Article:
Theglobal car industry is one of the largest and most internationalised businesssectors. There are 17 major global car companies, each of which produces over 1million cars a year. The Hyundai Motor Company (Hyundai) is South Korea’snumber one car maker and the 10th largest in the world. It sells vehicles inover 190 countries producing about a dozen car and minivan models, plus trucks,buses and other commercial vehicles. Popular exported models in the UnitedStates are the Accent and Sonata, while exports to Europe and Asia include theGRT and Equus. During the global recession in 2008, while most car companiessuffered steep sales declines, Hyundai managed to earn US$1.3 billion – puttingit among the best performers in the global car industry.
In2009 global car sales fell to near-record lows due to the global recession,which started in late 2008. Industry car profit has suffered due to significantexcess production capacity. Although there is a capacity to produce 80 millioncars worldwide, total global demand has been only 60 million a year. There havebeen some acquisitions throughout the industry with Jaguar and Land Rover beingacquired by India’s Tata Motors, and Volvo being purchased by China’s GeelyMotors. Consistent with new trade theory, the requisite scale compels carmakers to target world markets, where they can achieve economies of scale andmaximise sales.
The industry inSouth Korea
Koreais the largest emerging market in the Asia-Pacific region. Yet the car makermarket in Korea is too small to sustain indigenous carmakers such as Hyundai andKia. Thus, Korean car makers sell aggressively in foreign markets. Fortunately,Korea holds numerous competitive advantages in the car industry. The country isa world centre of new technology development. It has abundant, cost-effectiveknowledge workers who drive innovations in design, features, products andproduct quality. The country also has a high savings rate, with massive inwardforeign direct investment, which ensures a ready supply of capital for carmakers to fund R&D and other ventures. Collectively, Korea’s abundance ofproduction factors – cost-effective labour, knowledge workers, high-technologyand capital – represents key location specific advantages.
Koreanconsumers are very demanding, so car makers take great pains to produce superiorproducts. Intense rivalry in the domestic car industry ensures that car makersand car parts producers improve products continuously. The Korean economy isdominated by several conglomerates called chaebol.They include Hyundai, Samsung, Daewoo, LG and SK, and account for about 40 percent of Korea’s GDP and exports. These large firms have expanded by borrowingfrom their own banks.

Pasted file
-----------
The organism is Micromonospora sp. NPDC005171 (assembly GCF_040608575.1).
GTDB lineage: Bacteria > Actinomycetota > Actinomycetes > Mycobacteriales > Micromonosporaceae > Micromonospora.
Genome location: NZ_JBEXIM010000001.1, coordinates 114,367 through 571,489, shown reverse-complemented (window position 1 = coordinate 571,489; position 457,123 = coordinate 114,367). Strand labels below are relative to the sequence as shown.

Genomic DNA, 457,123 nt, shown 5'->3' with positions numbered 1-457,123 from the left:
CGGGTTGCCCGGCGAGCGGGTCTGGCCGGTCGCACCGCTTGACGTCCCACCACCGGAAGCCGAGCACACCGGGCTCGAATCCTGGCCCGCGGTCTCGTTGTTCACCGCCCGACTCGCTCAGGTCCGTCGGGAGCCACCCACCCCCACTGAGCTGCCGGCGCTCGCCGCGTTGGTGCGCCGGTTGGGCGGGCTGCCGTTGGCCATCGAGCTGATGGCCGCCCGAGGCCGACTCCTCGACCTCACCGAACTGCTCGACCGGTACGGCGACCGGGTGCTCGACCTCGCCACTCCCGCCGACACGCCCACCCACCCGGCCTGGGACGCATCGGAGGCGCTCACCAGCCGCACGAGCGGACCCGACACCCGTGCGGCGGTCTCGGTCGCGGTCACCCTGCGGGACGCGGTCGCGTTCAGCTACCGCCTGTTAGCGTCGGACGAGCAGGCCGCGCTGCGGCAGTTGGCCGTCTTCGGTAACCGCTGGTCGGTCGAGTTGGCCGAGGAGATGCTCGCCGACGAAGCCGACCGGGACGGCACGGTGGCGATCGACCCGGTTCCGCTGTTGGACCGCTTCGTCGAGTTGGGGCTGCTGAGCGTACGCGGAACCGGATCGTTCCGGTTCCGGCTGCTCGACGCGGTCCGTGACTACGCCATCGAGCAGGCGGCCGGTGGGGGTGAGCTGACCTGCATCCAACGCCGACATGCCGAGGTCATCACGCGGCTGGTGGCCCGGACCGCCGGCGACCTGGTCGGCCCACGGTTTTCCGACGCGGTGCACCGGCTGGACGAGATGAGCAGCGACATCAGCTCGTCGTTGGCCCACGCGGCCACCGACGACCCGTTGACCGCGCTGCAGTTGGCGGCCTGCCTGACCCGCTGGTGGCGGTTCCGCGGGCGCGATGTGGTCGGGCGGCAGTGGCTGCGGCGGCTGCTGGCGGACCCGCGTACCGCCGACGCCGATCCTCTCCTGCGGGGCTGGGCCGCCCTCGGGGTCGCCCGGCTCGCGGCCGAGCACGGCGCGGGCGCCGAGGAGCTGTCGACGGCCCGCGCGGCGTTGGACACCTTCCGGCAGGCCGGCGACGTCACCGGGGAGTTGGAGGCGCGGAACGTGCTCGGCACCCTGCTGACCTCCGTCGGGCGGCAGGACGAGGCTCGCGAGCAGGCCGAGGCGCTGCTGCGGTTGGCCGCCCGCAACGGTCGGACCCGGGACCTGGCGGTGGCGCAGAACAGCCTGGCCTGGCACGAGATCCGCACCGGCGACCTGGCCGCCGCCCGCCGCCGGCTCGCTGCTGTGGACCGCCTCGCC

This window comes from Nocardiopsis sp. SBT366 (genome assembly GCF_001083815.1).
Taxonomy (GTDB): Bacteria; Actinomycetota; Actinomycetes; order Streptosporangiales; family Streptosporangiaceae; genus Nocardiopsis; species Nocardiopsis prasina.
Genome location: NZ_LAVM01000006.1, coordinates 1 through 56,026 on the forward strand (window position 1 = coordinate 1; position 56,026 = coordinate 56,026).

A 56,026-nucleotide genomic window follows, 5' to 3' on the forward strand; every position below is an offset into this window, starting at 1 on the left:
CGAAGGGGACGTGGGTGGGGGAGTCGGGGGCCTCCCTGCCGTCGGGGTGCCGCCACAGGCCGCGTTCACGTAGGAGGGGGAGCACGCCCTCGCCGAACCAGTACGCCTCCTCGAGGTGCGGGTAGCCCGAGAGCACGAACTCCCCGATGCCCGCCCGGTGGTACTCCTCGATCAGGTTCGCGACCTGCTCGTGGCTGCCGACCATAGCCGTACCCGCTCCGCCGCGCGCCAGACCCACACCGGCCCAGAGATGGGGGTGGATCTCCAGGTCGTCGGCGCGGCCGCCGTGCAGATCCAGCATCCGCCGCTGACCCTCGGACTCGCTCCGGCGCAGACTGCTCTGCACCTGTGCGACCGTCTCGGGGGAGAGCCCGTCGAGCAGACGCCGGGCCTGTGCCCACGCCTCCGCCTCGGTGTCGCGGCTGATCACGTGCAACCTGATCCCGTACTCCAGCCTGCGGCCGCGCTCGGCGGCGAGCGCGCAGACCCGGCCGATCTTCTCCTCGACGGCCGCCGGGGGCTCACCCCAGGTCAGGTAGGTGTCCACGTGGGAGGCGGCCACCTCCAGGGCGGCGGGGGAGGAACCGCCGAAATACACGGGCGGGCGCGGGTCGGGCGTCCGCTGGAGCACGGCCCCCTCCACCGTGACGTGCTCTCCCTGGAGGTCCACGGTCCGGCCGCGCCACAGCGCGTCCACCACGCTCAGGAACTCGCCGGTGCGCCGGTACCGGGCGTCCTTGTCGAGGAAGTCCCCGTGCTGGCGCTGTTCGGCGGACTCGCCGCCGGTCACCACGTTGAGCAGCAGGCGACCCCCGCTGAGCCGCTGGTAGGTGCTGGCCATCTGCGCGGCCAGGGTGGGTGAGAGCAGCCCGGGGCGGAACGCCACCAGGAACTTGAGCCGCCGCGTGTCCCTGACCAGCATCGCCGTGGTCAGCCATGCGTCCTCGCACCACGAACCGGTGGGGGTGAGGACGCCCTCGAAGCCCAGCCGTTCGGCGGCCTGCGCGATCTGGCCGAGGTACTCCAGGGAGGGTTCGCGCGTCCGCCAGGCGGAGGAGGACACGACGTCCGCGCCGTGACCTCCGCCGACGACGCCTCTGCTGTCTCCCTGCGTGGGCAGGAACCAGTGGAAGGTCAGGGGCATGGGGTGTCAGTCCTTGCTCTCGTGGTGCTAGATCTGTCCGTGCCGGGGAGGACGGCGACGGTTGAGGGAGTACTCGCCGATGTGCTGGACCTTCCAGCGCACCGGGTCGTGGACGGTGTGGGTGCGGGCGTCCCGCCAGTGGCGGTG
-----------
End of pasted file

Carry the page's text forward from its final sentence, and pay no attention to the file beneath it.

TheAsian financial crisis of 1997 resulted in the Korean government imposingstringent accounting controls on many of these firms. In particular, the mannerin which the Daewoo group collapsed and the subsequent takeover of DaewooMotors’ operations by General Motors (GM) has resulted in a rethink in terms ofstrategy and regulatory control in the car sector. The government cooperatesclosely with the business sector, protecting some industries, ensuring fundsfor others and sponsoring still others. The government promoted imports of rawmaterials and technology at the expense of consumer goods and encouragedsavings and investment over consumption. Partly due to these efforts, Korea ishome to a substantial industrial cluster for the production of cars and carparts. Accordingly the nation benefits from the presence of numerous suppliersand manufacturers in the global car industry.
Inyears past, Hyundai also benefited from a weak Korean won, making the pricesfor home and cars cheaper for customers in Australia, Europe and the UnitedStates who buy imported cars in their local currencies. Hyundai owes much ofits success to favourable international exchange rates.
Hyundaiwas founded in 1947 as a construction company by Chung Ju-yung, a visionaryentrepreneur from a peasant background. By the 1970s the firm had become a carcompany and began an aggressive effort to develop engineering capabilities andnew designs. In the 1980s Hyundai began exporting the Excel, an economy carwith a US$4995 price tag, to the United States. This car was an instantsuccess, and Excel exports grew to 250,000 units per year. But problemsoccurred and the car fell from favour. The Excel suffered from quality issuesand had a weak dealer network, which did little to dispel negative imagery orgenerate substantial new sales. Buyer confidence waned in the late 1990s.Hyundai’s brand equity weakened. In response to these quality complaints,Hyundai initiated major quality improvement programes and introduced a ten-yearpower-train warranty program, unprecedented in the car industry. The strategywas a major turning point for Hyundai.